Chapter 11: The Peroxidase and Cyclooxygenase Activity of Prostaglandin H Synthase
Published:26 Oct 2015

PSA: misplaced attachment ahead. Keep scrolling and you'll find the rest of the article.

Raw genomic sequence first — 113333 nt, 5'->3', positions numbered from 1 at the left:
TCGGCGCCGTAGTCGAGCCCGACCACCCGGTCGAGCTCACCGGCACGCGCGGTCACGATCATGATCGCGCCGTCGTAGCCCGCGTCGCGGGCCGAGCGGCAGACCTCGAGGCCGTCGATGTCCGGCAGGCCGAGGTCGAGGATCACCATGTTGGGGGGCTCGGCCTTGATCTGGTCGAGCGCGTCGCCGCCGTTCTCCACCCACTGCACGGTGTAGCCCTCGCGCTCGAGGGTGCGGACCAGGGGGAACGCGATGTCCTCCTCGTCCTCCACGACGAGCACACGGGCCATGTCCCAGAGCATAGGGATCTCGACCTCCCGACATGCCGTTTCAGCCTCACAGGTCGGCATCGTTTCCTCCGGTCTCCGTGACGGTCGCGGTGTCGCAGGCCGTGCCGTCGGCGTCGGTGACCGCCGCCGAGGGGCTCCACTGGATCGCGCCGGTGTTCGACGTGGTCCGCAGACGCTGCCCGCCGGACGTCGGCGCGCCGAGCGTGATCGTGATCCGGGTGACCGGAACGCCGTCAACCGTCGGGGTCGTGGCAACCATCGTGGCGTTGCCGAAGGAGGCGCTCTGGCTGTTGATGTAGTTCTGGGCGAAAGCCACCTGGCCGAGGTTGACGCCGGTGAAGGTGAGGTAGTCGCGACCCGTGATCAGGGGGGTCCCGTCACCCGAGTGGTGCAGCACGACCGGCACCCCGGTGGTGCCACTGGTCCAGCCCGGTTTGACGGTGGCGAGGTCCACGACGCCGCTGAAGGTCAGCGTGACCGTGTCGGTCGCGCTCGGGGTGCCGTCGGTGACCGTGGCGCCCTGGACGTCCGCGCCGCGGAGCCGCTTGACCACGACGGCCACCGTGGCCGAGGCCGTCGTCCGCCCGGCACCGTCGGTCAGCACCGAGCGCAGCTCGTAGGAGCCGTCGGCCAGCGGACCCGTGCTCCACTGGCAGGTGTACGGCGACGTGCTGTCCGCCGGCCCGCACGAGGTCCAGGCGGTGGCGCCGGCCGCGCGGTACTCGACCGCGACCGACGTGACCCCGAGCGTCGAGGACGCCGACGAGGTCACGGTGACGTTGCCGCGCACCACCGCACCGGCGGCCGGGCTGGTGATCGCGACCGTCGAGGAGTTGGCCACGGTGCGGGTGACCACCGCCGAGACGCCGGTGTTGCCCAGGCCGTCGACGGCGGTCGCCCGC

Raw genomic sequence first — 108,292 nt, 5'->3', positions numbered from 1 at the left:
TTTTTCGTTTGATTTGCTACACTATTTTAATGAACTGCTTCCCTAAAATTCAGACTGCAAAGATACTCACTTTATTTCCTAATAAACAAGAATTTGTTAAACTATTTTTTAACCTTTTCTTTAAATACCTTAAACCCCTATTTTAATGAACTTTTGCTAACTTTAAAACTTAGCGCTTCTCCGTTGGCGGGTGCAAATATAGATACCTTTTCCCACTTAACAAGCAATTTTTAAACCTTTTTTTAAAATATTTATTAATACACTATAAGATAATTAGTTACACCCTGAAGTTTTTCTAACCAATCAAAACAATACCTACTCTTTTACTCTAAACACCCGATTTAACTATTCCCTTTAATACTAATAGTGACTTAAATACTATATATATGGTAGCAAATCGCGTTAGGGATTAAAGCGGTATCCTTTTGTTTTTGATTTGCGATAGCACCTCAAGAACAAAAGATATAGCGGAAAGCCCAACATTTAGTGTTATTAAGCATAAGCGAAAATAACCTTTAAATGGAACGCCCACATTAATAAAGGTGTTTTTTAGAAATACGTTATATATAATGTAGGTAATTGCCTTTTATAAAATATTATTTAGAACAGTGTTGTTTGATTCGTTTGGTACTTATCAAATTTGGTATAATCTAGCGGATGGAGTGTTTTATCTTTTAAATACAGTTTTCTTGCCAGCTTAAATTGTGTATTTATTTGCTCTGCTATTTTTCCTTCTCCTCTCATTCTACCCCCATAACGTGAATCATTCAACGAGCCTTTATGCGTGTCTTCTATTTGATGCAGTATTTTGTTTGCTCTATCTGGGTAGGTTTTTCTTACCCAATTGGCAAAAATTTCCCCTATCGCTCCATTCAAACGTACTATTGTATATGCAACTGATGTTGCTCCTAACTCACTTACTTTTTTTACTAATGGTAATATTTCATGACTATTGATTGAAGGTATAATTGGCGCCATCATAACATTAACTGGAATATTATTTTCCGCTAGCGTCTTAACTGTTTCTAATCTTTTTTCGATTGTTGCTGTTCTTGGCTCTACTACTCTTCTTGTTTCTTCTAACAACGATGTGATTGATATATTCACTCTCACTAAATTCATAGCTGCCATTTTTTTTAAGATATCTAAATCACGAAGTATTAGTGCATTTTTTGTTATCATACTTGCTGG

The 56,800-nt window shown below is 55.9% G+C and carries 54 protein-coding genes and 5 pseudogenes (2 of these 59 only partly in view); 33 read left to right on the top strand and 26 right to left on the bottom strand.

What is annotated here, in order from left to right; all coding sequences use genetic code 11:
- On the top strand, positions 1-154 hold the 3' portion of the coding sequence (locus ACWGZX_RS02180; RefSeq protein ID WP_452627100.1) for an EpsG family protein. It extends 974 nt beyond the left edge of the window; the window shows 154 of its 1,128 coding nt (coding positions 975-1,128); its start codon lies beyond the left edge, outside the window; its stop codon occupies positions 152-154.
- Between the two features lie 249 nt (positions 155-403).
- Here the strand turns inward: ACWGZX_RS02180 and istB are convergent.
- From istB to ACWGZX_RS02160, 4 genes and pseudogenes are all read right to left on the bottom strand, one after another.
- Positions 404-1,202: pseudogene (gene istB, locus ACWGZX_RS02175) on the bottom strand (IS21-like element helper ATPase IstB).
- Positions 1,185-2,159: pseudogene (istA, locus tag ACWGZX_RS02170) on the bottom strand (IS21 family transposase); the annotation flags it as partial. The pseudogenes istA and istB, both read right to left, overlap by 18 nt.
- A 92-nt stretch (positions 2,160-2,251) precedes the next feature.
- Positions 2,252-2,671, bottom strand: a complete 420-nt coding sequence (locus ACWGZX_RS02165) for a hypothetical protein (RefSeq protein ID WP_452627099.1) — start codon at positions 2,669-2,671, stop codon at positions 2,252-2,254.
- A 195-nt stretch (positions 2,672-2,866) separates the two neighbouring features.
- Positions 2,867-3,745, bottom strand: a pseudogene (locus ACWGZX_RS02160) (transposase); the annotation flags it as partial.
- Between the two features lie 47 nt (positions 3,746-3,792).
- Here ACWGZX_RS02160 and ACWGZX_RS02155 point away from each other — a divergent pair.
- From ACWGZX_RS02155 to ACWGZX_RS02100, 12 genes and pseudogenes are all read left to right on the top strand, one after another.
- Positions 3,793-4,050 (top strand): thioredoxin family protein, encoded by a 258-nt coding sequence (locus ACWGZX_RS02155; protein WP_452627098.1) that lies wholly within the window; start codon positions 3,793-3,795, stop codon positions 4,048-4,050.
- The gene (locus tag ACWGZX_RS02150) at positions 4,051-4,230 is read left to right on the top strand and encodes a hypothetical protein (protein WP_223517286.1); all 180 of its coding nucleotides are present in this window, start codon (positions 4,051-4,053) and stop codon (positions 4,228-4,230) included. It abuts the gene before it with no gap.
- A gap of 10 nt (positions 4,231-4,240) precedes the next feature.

Cyclooxygenase (COX) is a homodimeric enzyme that catalyzes the oxygenation of arachidonic acid (AA) in the committed step of prostaglandin (PG) biosynthesis. Two isoforms of COX exist: COX-1, a housekeeping enzyme that maintains homeostatic PG synthesis, and COX-2, an inducible form involved in inflammatory and mitogenic processes. COX-2 can also oxygenate the endocannabinoids, 2-arachidonoyl glycerol (2-AG) and arachidonoyl ethanolamide (AEA) to their respective PG glyceryl ester and ethanolamide derivatives, respectively. PG biosynthesis occurs through COX's two distinct, interdependent peroxidase and cyclooxygenase activities. Hydroperoxides play a multifaceted role in COX catalysis by acting as substrates for the peroxidase reaction, initiators or activators for the cyclooxygenase reaction, and inactivators of enzymatic activity. Thus, regulation of peroxide levels, primarily by glutathione peroxidase, suppresses PG biosynthesis, while peroxides generated during the cyclooxygenase reaction impose an upper limit on PG production through enzyme inactivation. Within this context, functional differences between the COX isoforms with regard to their peroxide-dependent activation allow differential control of PG biosynthesis, even when both enzymes are present in the same intracellular compartment. Furthermore, substrate-specific differences in sensitivity to peroxide tone may play a role in determining the relative rate of oxygenation of AA versus the endocannabinoids.